I shot all of the images in the P900’s “auto” mode without use of a tripod.  With lower light levels and/or use of extended digital zoom, a tripod would be highly recommended.  The house finch and the cormorants were shot using a 35mm focal length equivalent of 2000 mm.  The moon was shot at 1800mm (in 35mm).  Note: some images were cropped, color-edited and lightly sharpened.

More Free Stock Image Sites - Courtesy of Canva April 9, 2016 09:36 2 Comments

In a previous posting I provided a list of 19 stock photo sites that make photographs available to us free of charge. As digital artists it's always nice to have a wide assortment of images to use as references, starting points or inspiration for our paintings.  The design website, Canva, has recently put together a much more comprehensive list of 73 such sites.  Maybe you'll be able to put a few of these images to use with your next project!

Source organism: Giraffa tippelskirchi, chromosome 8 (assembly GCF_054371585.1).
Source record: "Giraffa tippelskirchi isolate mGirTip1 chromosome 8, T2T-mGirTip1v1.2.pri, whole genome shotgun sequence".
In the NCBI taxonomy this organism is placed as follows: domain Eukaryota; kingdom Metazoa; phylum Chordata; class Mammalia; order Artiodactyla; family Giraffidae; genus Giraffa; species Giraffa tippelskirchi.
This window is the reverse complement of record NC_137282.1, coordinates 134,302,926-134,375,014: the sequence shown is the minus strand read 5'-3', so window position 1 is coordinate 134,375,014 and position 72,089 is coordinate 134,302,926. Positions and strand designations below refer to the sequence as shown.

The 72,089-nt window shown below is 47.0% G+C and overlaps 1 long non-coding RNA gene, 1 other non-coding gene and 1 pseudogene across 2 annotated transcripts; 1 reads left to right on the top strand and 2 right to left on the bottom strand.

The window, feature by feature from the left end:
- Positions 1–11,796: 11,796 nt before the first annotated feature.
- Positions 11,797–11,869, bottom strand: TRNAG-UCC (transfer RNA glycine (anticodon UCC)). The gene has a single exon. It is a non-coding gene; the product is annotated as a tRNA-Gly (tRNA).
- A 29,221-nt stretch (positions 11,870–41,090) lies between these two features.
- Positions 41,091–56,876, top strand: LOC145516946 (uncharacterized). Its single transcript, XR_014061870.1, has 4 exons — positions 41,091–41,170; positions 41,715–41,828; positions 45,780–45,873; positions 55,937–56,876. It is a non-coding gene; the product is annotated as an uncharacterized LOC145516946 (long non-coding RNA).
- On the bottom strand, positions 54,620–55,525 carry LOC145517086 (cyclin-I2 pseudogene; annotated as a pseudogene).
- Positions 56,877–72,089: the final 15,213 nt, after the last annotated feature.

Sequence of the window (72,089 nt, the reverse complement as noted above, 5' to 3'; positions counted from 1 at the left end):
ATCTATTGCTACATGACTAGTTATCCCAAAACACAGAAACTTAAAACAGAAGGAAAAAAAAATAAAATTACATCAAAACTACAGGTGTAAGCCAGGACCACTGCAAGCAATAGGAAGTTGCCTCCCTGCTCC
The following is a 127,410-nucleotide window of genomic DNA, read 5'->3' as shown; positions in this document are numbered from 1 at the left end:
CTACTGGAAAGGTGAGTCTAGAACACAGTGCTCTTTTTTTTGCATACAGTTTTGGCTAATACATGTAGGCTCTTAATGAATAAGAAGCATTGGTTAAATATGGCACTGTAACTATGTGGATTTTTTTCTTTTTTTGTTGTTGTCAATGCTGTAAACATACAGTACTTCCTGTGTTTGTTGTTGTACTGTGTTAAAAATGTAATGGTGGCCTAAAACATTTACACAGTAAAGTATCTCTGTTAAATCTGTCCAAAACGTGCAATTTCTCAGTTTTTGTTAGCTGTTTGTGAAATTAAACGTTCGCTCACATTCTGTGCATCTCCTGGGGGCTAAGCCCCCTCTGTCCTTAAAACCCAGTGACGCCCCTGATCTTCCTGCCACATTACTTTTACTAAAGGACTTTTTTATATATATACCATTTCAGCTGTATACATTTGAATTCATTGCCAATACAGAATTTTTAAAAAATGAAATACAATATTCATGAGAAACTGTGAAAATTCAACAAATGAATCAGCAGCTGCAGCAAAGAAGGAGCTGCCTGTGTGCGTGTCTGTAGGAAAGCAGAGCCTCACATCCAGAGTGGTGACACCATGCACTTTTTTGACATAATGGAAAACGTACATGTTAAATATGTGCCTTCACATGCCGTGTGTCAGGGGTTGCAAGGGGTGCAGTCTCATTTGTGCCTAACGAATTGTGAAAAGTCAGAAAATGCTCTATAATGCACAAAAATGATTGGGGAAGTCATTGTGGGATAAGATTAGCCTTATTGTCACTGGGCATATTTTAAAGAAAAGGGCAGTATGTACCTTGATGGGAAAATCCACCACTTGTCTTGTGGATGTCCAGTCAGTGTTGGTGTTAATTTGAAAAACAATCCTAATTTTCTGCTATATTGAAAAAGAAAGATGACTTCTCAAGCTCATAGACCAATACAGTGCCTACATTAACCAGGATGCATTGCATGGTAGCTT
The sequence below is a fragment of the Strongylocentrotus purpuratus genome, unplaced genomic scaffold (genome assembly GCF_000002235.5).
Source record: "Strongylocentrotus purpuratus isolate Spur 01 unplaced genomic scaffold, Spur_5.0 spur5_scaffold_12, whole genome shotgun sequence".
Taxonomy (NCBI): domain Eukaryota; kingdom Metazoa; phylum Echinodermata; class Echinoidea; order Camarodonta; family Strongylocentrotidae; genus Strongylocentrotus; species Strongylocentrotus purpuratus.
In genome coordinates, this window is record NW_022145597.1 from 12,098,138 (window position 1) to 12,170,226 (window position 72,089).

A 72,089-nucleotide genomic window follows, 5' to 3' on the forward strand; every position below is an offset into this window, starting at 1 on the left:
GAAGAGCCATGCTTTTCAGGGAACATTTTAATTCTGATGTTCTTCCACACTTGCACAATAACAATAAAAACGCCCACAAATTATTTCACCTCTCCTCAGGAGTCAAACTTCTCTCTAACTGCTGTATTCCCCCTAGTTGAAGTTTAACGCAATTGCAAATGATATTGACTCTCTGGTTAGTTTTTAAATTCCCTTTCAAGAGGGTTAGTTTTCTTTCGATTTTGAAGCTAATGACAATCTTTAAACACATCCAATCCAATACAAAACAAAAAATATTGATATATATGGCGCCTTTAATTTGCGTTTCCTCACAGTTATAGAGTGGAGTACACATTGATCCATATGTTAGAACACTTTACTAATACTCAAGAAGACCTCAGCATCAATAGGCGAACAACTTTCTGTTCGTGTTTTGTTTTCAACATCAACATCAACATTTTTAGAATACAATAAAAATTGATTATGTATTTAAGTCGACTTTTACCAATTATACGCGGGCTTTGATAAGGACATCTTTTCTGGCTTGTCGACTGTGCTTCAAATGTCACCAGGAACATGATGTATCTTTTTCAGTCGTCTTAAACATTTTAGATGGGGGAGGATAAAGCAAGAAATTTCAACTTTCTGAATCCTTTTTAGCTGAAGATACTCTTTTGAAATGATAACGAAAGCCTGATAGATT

Follow Deardorff Training on Pinterest November 26, 2015 09:53

I'm happy to announce that Deardorff Training is now on Pinterest.  I hope you'll join me there.  Be sure to click the "follow" button to see what I'm working on - as well as some of the artwork/artists I enjoy.

If you're not a Pinterest member, it's easy to sign up - and it's free.  Once you do, you'll quickly see that it's a great source for ideas and inspiration.  I look forward to seeing you there!


The Mixer Brush Controls November 15, 2015 21:46

This video is an edited sample from my MTDC series, Lesson 3, "Painting Portraits with the Mixer Brush," Chapter 3, "Mixer Brush Basics."

Up to Speed with the Mixer Brush May 7, 2015 20:45